Safe Deposit Boxes

You have probably heard that a safe deposit box is “sealed” when the owner dies. This is not true in Pennsylvania. Safe deposit boxes are not sealed. In fact, the box is the safest place for your will, life insurance policies, stock certificates, and other valuables. Far from being sealed, the box is opened, following proper procedures, to search for documents that are needed at the time of death.

I always recommend that clients keep their wills in the safe deposit box. Wills kept at home often get lost, misplaced, or accidentally destroyed. It is not easy to probate a copy – a lost will is presumed to have been destroyed with the intention of revoking it. In this age of photocopies, a will is one document where the original is the only one that counts.

Sometimes wills “disappear” when they are found by a beneficiary who doesn’t like what they say. Sometimes they are hidden in a “safe place” and are never found. Don’t place all your trust in “fire-proof” boxes either. Most of these are fire-rated for only one to three hours. Paper inside the box will ignite at about 451 degrees (according to Ray Bradbury). The fire rating makes assumptions about the fuel causing the blaze and thus the temperature outside the box. If your will is in a safe deposit box, you don’t have to worry about the assumptions used to rate a “fire-proof box”.

There are some restrictions on entry into a safe deposit box in the decedent’s name. The purpose of the restrictions is to prevent inheritance tax evasion. If unreported cash, jewelry, bearer bonds, or other valuables are stored in the box, the Commonwealth wants to make sure that these items are reported and that inheritance tax is paid on them.

Nevertheless, banks recognize the right of the family, next of kin or Executor (if known), to search the contents of a decedent’s safe deposit box for wills, codicils, trusts, life insurance policies, and cemetery deeds. If the key cannot be found, the box can be drilled. The law permits removal of such documents provided a bank employee certifies that no other assets have been removed. It is worth noting that the bank is entitled to demand that wills or other documents remain in their custody until lodged with the Register of Wills, though they seldom insist on this.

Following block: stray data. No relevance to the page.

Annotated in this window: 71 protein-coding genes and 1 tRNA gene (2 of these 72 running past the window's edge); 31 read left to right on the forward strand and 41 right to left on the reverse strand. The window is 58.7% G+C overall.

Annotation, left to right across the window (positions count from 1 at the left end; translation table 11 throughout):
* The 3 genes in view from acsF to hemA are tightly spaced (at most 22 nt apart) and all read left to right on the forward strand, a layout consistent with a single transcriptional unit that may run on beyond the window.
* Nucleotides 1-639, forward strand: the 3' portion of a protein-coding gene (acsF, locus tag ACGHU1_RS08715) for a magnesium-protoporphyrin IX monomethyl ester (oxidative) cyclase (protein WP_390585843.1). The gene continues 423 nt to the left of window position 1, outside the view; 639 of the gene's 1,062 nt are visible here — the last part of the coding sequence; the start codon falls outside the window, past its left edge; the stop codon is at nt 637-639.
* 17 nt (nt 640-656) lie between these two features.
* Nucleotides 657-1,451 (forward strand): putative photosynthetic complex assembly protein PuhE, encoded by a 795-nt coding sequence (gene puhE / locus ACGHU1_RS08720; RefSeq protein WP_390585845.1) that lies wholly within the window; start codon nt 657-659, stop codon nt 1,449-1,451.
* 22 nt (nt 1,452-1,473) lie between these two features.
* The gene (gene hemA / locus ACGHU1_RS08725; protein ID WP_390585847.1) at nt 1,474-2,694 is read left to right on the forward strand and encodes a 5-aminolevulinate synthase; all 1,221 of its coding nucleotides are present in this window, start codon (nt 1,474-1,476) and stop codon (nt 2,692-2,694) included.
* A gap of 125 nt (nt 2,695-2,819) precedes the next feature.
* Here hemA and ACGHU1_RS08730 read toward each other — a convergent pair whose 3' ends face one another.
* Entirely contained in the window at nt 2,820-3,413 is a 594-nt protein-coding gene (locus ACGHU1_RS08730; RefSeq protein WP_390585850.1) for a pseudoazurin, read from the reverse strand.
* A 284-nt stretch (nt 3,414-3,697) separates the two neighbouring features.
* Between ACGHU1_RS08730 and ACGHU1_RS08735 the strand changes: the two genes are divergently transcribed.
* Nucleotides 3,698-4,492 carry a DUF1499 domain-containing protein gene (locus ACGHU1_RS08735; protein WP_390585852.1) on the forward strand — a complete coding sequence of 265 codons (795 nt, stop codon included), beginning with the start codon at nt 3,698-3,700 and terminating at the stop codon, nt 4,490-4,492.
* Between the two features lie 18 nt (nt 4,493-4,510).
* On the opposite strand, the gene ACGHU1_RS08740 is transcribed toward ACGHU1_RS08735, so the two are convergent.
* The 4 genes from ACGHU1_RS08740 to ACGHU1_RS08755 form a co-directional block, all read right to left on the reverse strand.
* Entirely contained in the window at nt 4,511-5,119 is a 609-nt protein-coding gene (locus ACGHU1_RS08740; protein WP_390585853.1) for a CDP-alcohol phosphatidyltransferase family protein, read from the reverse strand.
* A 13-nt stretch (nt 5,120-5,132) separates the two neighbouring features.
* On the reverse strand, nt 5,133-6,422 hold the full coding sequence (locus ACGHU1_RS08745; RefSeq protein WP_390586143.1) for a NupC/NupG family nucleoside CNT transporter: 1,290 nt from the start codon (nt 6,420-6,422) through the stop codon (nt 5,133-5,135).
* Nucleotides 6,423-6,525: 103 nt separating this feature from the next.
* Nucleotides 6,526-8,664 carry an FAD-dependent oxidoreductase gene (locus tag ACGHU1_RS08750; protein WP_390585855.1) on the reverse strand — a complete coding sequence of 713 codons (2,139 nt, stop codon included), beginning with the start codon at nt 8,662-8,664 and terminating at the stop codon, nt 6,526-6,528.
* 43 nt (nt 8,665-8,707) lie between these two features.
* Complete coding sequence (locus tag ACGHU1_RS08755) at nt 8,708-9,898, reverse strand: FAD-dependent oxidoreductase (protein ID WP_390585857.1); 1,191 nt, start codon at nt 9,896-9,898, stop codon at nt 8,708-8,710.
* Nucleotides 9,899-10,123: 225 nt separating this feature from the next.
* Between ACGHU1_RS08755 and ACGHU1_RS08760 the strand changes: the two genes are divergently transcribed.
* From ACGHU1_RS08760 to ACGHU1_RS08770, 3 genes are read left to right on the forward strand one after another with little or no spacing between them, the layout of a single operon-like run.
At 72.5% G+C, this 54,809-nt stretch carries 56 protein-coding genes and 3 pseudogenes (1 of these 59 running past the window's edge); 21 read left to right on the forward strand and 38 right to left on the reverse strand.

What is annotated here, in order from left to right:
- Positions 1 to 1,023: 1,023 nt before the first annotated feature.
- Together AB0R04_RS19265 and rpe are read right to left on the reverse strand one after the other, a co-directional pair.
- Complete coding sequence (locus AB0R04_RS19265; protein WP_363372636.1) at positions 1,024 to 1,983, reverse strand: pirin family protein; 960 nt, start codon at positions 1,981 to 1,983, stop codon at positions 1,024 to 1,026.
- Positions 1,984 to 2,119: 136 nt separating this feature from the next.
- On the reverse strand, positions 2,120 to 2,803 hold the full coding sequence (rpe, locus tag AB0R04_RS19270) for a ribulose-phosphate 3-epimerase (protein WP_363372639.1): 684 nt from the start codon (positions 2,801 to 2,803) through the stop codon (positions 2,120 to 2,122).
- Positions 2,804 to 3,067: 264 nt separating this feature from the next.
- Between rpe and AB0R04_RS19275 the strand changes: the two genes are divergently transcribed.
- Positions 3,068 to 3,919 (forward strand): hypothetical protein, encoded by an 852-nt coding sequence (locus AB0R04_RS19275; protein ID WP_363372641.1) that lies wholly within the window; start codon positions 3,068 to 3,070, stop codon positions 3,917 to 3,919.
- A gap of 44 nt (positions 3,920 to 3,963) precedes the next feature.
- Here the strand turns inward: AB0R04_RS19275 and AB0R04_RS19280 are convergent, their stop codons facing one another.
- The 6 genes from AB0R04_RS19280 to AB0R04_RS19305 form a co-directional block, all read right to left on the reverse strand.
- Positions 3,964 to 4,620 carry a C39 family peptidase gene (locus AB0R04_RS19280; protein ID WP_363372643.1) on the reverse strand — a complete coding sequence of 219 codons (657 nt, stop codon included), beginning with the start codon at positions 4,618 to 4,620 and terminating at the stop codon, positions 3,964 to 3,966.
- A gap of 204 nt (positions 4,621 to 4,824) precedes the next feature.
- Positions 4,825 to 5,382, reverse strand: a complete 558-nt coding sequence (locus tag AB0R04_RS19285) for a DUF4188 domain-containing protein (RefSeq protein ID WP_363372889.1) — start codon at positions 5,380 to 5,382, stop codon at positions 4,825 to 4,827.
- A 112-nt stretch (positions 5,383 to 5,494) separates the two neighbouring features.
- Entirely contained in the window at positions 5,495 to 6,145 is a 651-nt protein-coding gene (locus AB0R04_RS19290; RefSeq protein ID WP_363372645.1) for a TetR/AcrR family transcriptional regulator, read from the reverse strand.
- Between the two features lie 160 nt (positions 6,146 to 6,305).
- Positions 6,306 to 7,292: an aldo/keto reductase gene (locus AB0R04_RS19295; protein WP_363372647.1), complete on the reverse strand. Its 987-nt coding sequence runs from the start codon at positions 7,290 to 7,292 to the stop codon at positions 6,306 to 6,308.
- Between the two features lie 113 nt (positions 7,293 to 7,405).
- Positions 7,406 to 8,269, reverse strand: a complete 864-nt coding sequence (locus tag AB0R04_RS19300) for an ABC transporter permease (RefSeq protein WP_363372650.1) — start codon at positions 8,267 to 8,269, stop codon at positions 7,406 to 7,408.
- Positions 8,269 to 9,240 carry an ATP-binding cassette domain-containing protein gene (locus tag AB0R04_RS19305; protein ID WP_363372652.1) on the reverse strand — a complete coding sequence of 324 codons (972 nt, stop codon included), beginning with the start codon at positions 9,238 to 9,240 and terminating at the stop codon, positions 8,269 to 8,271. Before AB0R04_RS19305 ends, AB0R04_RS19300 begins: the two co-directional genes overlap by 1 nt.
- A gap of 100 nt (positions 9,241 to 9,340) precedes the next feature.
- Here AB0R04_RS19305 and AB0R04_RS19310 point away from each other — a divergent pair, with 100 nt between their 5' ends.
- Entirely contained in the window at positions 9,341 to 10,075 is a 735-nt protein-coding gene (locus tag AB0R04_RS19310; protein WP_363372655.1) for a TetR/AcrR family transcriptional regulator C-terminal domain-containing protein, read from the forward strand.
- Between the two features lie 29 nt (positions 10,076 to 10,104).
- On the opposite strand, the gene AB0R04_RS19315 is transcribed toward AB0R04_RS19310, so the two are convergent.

The restrictions on entry apply to a safe deposit box that is “in the decedent’s name.” A safe deposit box is considered to be “in the decedent’s name” if it is (1) registered in the decedent’s name alone, (2) registered jointly in name of decedent and one or more others (except husband and wife), or (3) registered in a partnership or trade name where decedent had access to the box, as principal agent or deputy.

For example, a box held jointly with the decedent and the decedent’s son is a box “in the decedent’s name.” A box held in the name of the XYZ partnership where the decedent had the right of entry to the box is also “in the decedent’s name.” This is important to note: a box held jointly by the decedent and the decedent’s surviving spouse is not “in the decedent’s name.”

“In the decedent’s name” is a term defined in the Pennsylvania state statute. It seems odd but a box in the joint names of the decedent and a spouse is not “in the decedent’s name,” while a joint box in the names of the decedent and any other person is “in the decedent’s name.”

None of the restrictions on access is applicable to boxes registered in the name of decedent and spouse. In that case, decedent’s surviving spouse, or the surviving spouse’s deputy, may enter the box and remove anything with no restriction whatsoever.

The procedure for inventorying and closing a safe deposit box after death changed on May 11, 2011. The Department of Revenue no longer requires a department or bank employee, lawyer or CPA to be present at a safe deposit box inventory. Instead, the requirement is that notice of a proposed safe deposit box entry and inventory must be delivered to the PA Department of Revenue via Certified Mail with return receipt service by the fiduciary responsible for PA Probate at least seven (7) days in advance of entering the box.

The Executor (or Administrator if there is no will) is then able to give a signed statement that he or someone on his behalf has given the proper notice required, to the financial institution where the box is located, at the date and time of entry of the box.

Once the financial institution receives this notice, they are then required to permit the Executor or a person acting under a limited power of attorney for the Executor, to enter and remove the contents of the box without the presence of a department or bank employee.

Within 20 days of entry, the estate representative must complete and return a REV-485 (Safe Deposit Inventory Form) to the PA Department of Revenue.

Subsequent entries by the executor or surviving joint owner are free of restriction.

Inventorying the safe deposit box is always part of the estate settlement process. Since the safe deposit box is probably the “safest” place, please consider keeping your will and other valuable papers there.

Procedure for entry

“In the decedent’s name”

Safe deposit box versus fire poof box